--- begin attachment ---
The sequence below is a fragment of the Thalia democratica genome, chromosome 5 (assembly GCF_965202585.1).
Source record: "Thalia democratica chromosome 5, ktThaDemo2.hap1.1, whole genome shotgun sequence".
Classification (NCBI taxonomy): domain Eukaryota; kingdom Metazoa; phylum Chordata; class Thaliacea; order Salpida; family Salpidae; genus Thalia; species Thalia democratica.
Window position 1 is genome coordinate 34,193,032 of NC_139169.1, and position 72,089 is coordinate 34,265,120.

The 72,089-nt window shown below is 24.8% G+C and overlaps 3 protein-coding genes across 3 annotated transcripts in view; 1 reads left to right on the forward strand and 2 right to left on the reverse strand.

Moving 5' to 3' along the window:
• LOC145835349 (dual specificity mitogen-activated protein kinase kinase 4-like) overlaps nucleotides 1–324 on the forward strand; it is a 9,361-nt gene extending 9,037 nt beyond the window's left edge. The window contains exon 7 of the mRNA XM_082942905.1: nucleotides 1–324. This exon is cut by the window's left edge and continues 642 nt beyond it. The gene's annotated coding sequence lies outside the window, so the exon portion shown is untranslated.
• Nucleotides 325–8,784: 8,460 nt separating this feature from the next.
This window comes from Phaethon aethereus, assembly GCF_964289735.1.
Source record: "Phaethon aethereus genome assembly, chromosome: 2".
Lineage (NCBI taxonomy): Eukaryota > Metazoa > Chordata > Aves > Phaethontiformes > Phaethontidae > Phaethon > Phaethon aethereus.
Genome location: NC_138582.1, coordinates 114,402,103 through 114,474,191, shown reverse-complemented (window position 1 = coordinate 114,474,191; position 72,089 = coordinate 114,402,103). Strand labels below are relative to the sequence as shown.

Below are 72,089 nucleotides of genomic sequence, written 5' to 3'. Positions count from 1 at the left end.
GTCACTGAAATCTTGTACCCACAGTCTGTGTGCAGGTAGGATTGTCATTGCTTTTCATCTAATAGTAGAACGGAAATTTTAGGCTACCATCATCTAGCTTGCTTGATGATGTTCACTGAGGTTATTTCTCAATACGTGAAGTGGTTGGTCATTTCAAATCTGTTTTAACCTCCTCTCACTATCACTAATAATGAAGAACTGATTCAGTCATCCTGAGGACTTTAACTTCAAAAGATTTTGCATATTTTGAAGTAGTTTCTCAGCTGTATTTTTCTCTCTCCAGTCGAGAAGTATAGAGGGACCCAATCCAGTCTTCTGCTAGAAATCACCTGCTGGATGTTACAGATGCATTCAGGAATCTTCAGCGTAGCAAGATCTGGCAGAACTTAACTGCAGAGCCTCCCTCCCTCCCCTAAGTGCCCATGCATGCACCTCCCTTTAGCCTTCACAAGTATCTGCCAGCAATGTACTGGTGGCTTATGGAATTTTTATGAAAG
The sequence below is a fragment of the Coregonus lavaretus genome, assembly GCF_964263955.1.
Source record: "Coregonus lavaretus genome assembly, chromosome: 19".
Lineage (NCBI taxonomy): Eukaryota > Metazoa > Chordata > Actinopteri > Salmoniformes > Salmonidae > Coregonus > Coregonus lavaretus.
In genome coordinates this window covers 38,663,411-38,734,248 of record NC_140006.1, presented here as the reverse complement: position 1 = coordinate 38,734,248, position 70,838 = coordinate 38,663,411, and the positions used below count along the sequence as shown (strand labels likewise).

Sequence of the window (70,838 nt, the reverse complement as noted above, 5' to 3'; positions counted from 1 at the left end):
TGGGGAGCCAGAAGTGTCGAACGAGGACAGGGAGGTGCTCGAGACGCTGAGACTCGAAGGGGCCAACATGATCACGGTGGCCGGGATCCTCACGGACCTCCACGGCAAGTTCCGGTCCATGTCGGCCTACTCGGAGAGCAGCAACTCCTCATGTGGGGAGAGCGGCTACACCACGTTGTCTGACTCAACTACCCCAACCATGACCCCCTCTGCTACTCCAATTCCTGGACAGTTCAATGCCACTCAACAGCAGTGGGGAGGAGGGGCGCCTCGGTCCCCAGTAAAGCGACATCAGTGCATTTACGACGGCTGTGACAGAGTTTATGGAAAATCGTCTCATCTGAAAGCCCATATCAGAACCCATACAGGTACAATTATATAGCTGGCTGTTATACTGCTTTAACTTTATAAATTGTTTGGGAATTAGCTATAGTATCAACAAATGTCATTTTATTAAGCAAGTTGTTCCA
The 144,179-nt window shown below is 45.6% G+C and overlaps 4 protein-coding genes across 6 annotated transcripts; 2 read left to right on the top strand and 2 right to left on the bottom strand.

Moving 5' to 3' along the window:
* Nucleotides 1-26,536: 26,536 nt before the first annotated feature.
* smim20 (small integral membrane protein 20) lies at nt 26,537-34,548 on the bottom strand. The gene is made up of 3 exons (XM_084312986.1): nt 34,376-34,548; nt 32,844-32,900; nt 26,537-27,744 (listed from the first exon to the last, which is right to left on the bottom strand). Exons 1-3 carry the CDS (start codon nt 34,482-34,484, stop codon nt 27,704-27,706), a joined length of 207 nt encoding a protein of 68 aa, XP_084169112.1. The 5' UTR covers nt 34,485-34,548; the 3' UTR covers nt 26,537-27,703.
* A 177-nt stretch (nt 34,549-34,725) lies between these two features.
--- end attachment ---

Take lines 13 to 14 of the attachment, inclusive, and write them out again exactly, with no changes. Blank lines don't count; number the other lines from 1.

Below are 72,089 nucleotides of genomic sequence, written 5' to 3'. Positions count from 1 at the left end.
GTCACTGAAATCTTGTACCCACAGTCTGTGTGCAGGTAGGATTGTCATTGCTTTTCATCTAATAGTAGAACGGAAATTTTAGGCTACCATCATCTAGCTTGCTTGATGATGTTCACTGAGGTTATTTCTCAATACGTGAAGTGGTTGGTCATTTCAAATCTGTTTTAACCTCCTCTCACTATCACTAATAATGAAGAACTGATTCAGTCATCCTGAGGACTTTAACTTCAAAAGATTTTGCATATTTTGAAGTAGTTTCTCAGCTGTATTTTTCTCTCTCCAGTCGAGAAGTATAGAGGGACCCAATCCAGTCTTCTGCTAGAAATCACCTGCTGGATGTTACAGATGCATTCAGGAATCTTCAGCGTAGCAAGATCTGGCAGAACTTAACTGCAGAGCCTCCCTCCCTCCCCTAAGTGCCCATGCATGCACCTCCCTTTAGCCTTCACAAGTATCTGCCAGCAATGTACTGGTGGCTTATGGAATTTTTATGAAAG